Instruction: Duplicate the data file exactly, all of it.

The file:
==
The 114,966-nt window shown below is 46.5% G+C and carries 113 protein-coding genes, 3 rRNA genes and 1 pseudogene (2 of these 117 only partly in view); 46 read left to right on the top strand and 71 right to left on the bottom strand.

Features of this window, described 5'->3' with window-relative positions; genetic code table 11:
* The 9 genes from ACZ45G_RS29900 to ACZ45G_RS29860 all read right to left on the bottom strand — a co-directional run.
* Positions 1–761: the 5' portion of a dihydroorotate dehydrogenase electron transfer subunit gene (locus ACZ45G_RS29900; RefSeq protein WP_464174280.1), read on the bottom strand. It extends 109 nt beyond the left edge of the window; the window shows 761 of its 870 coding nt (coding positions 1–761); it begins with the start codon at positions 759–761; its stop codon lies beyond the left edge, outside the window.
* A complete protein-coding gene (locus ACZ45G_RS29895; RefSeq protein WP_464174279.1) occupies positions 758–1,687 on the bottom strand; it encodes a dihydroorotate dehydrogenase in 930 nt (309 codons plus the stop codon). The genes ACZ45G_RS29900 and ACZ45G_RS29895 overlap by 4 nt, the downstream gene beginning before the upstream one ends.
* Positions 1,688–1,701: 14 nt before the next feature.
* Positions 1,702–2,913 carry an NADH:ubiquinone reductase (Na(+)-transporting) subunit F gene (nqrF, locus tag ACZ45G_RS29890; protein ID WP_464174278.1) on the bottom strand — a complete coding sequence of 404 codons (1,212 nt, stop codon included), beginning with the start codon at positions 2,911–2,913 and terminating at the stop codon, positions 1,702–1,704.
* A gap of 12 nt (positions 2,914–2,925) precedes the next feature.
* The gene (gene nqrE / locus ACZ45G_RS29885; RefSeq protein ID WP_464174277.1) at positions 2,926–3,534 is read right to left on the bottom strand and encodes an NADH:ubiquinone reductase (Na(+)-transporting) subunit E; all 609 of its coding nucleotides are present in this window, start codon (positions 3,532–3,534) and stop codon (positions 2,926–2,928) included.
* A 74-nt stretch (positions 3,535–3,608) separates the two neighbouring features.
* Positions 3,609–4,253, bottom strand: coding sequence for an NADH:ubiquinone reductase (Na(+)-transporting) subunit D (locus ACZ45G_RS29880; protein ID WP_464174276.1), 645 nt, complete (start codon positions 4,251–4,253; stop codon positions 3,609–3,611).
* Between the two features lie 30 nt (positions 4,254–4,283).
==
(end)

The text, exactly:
The 114,966-nt window shown below is 46.5% G+C and carries 113 protein-coding genes, 3 rRNA genes and 1 pseudogene (2 of these 117 only partly in view); 46 read left to right on the top strand and 71 right to left on the bottom strand.

Features of this window, described 5'->3' with window-relative positions; genetic code table 11:
* The 9 genes from ACZ45G_RS29900 to ACZ45G_RS29860 all read right to left on the bottom strand — a co-directional run.
* Positions 1–761: the 5' portion of a dihydroorotate dehydrogenase electron transfer subunit gene (locus ACZ45G_RS29900; RefSeq protein WP_464174280.1), read on the bottom strand. It extends 109 nt beyond the left edge of the window; the window shows 761 of its 870 coding nt (coding positions 1–761); it begins with the start codon at positions 759–761; its stop codon lies beyond the left edge, outside the window.
* A complete protein-coding gene (locus ACZ45G_RS29895; RefSeq protein WP_464174279.1) occupies positions 758–1,687 on the bottom strand; it encodes a dihydroorotate dehydrogenase in 930 nt (309 codons plus the stop codon). The genes ACZ45G_RS29900 and ACZ45G_RS29895 overlap by 4 nt, the downstream gene beginning before the upstream one ends.
* Positions 1,688–1,701: 14 nt before the next feature.
* Positions 1,702–2,913 carry an NADH:ubiquinone reductase (Na(+)-transporting) subunit F gene (nqrF, locus tag ACZ45G_RS29890; protein ID WP_464174278.1) on the bottom strand — a complete coding sequence of 404 codons (1,212 nt, stop codon included), beginning with the start codon at positions 2,911–2,913 and terminating at the stop codon, positions 1,702–1,704.
* A gap of 12 nt (positions 2,914–2,925) precedes the next feature.
* The gene (gene nqrE / locus ACZ45G_RS29885; RefSeq protein ID WP_464174277.1) at positions 2,926–3,534 is read right to left on the bottom strand and encodes an NADH:ubiquinone reductase (Na(+)-transporting) subunit E; all 609 of its coding nucleotides are present in this window, start codon (positions 3,532–3,534) and stop codon (positions 2,926–2,928) included.
* A 74-nt stretch (positions 3,535–3,608) separates the two neighbouring features.
* Positions 3,609–4,253, bottom strand: coding sequence for an NADH:ubiquinone reductase (Na(+)-transporting) subunit D (locus ACZ45G_RS29880; protein ID WP_464174276.1), 645 nt, complete (start codon positions 4,251–4,253; stop codon positions 3,609–3,611).
* Between the two features lie 30 nt (positions 4,254–4,283).